Review Article | Published:

Fever and the thermal regulation of immunity: the immune system feels the heat

Nature Reviews Immunology volume 15, pages 335349 (2015) | Download Citation

Abstract

Fever is a cardinal response to infection that has been conserved in warm-blooded and cold-blooded vertebrates for more than 600 million years of evolution. The fever response is executed by integrated physiological and neuronal circuitry and confers a survival benefit during infection. In this Review, we discuss our current understanding of how the inflammatory cues delivered by the thermal element of fever stimulate innate and adaptive immune responses. We further highlight the unexpected multiplicity of roles of the pyrogenic cytokine interleukin-6 (IL-6), both during fever induction and during the mobilization of lymphocytes to the lymphoid organs that are the staging ground for immune defence. We also discuss the emerging evidence suggesting that the adrenergic signalling pathways associated with thermogenesis shape immune cell function.

Key points

  • The hallmark fever response during infection and disease has been maintained throughout hundreds of millions of years in endothermic (warm-blooded) and ectothermic (cold-blooded) species.

  • Febrile temperatures boost the probability of an effective immune response by stimulating both the innate and the adaptive arms of the immune system.

  • The pyrogenic cytokine interleukin-6 (IL-6) contributes to two phases of the febrile response: it elevates the core body temperature via thermoregulatory autonomic mechanisms, and it also serves as a thermally sensitive effector molecule that amplifies lymphocyte trafficking into lymphoid organs.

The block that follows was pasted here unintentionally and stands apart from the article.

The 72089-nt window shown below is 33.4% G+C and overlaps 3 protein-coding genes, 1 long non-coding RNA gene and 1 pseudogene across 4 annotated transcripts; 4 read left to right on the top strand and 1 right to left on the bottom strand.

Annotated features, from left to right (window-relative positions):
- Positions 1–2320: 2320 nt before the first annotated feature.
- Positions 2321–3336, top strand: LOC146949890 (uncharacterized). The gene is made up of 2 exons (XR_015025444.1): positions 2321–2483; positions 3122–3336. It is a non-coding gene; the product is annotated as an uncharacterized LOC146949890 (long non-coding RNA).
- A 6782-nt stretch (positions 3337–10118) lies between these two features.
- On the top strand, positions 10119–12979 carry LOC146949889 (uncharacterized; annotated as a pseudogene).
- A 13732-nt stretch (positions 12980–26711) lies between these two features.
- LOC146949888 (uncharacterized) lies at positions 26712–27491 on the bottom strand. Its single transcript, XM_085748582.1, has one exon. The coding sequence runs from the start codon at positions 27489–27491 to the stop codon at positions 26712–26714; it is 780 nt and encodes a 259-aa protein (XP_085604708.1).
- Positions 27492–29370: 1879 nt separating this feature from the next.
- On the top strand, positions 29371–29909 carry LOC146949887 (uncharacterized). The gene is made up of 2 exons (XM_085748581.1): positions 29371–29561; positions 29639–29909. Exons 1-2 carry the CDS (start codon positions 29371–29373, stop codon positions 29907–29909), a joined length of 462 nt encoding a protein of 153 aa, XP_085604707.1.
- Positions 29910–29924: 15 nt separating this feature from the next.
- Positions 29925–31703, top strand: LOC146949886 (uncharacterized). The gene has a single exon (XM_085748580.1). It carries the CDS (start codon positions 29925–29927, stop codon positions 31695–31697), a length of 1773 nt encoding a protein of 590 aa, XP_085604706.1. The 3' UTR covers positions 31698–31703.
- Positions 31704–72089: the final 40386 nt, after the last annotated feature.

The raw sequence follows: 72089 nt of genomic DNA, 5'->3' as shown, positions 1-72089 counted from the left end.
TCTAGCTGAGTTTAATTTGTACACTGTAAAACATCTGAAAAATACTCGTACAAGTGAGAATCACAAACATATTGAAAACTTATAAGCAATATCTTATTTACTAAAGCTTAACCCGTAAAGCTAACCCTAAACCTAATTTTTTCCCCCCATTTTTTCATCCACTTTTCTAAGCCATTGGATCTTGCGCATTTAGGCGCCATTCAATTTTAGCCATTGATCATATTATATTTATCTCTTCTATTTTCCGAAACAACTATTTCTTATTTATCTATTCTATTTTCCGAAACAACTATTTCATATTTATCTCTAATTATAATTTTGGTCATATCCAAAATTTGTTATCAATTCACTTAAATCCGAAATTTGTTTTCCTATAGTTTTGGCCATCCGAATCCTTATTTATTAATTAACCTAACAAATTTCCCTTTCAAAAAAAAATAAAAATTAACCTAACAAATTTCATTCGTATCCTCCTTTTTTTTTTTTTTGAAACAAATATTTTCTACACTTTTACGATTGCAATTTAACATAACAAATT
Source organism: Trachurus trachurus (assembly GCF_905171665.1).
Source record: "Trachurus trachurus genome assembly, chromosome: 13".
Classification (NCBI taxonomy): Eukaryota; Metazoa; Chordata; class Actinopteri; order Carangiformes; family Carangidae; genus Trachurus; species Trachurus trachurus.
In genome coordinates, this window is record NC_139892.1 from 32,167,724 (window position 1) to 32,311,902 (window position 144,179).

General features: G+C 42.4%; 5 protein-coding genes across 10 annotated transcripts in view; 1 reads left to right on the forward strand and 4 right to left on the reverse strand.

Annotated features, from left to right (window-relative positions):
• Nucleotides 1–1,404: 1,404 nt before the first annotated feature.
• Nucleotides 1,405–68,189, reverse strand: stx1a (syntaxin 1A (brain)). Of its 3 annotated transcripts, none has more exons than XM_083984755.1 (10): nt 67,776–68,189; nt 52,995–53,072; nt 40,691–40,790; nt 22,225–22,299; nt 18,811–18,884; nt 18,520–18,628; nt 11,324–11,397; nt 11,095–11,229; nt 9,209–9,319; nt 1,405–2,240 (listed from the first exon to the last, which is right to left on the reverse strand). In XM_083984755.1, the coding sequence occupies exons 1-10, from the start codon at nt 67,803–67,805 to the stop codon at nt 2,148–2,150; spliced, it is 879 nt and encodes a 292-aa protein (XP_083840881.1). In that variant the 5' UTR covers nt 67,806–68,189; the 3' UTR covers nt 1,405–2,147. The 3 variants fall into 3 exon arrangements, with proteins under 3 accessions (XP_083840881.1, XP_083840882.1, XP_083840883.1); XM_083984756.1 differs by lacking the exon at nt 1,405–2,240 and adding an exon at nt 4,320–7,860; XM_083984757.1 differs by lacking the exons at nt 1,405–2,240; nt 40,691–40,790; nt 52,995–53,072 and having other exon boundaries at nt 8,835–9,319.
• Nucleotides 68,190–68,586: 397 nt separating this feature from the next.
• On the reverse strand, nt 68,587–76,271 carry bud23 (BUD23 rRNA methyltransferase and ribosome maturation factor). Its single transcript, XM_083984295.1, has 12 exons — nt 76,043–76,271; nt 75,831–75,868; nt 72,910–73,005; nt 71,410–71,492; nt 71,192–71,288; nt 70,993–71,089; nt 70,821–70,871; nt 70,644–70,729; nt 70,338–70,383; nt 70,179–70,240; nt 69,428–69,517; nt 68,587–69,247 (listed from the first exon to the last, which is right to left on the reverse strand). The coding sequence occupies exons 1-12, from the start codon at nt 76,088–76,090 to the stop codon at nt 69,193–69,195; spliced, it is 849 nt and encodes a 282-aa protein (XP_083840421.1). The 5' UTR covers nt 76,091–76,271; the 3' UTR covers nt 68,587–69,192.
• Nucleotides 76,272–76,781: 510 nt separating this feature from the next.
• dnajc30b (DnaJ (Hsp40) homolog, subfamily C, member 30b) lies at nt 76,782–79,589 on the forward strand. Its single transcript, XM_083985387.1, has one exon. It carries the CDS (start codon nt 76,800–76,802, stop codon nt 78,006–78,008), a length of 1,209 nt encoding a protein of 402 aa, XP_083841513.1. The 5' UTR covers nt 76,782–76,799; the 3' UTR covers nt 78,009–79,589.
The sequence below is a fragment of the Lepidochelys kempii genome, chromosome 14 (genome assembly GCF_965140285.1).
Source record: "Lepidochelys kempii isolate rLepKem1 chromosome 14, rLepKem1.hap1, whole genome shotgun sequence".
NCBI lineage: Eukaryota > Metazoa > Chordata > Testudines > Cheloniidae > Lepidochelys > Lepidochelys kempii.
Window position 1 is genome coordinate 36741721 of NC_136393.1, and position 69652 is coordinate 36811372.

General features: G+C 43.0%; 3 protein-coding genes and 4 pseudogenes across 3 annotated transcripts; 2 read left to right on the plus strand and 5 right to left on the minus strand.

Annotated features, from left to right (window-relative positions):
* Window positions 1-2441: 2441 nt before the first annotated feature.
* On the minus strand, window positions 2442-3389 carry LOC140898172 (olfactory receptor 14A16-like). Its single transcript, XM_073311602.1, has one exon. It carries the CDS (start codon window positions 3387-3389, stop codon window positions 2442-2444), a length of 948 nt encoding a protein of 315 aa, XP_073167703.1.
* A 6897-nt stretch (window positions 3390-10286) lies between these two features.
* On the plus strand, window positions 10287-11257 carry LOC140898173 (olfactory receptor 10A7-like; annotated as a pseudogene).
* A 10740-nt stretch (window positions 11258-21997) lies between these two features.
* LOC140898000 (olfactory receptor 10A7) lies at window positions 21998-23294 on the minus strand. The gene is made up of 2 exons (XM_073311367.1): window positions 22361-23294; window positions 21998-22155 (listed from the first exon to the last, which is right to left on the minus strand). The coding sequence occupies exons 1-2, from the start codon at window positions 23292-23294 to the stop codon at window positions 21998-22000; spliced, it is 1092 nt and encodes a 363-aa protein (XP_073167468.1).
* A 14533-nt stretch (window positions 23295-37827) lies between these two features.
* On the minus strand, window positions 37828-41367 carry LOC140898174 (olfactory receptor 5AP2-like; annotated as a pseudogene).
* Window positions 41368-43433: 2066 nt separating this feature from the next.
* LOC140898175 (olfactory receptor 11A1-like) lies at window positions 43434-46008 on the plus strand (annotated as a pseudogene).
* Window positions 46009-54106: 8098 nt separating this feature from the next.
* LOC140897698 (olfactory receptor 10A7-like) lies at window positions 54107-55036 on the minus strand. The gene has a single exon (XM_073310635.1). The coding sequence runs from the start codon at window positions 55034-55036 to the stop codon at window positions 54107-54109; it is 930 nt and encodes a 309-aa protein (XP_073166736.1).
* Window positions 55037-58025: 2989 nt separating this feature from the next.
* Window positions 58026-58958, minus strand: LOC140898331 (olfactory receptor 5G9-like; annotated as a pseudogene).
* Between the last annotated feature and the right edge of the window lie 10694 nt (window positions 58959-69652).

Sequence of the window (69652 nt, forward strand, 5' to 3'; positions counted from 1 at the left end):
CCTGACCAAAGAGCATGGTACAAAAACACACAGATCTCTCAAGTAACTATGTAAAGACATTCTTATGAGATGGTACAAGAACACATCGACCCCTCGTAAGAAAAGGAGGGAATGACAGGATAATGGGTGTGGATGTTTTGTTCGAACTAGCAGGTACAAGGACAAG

• There is emerging evidence that adrenergic signalling pathways associated with thermogenesis can greatly influence immune cell function.

  • Thus, the thermal element of fever serves as a systemic alert system that broadly promotes immune surveillance in the setting of infection and disease.

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Acknowledgements

The authors thank M. Appenheimer, J. Black and M. Messmer for helpful comments on the manuscript, and E. Smith and UC Berkeley Natural Resources Library for assistance with archived citations. This work was supported by the US National Institutes of Health (CA79765, CA085183 and AI082039) and the Jennifer Linscott Tietgen Family Foundation. The authors also acknowledge the significant contributions of colleagues in the field that could not always be cited owing to space limitations.

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  1. Department of Immunology, Roswell Park Cancer Institute, Elm & Carlton Streets, Buffalo, New York 14263, USA.

    • Sharon S. Evans
    • , Elizabeth A. Repasky
    •  & Daniel T. Fisher

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The authors declare no competing financial interests.

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Correspondence to Sharon S. Evans.

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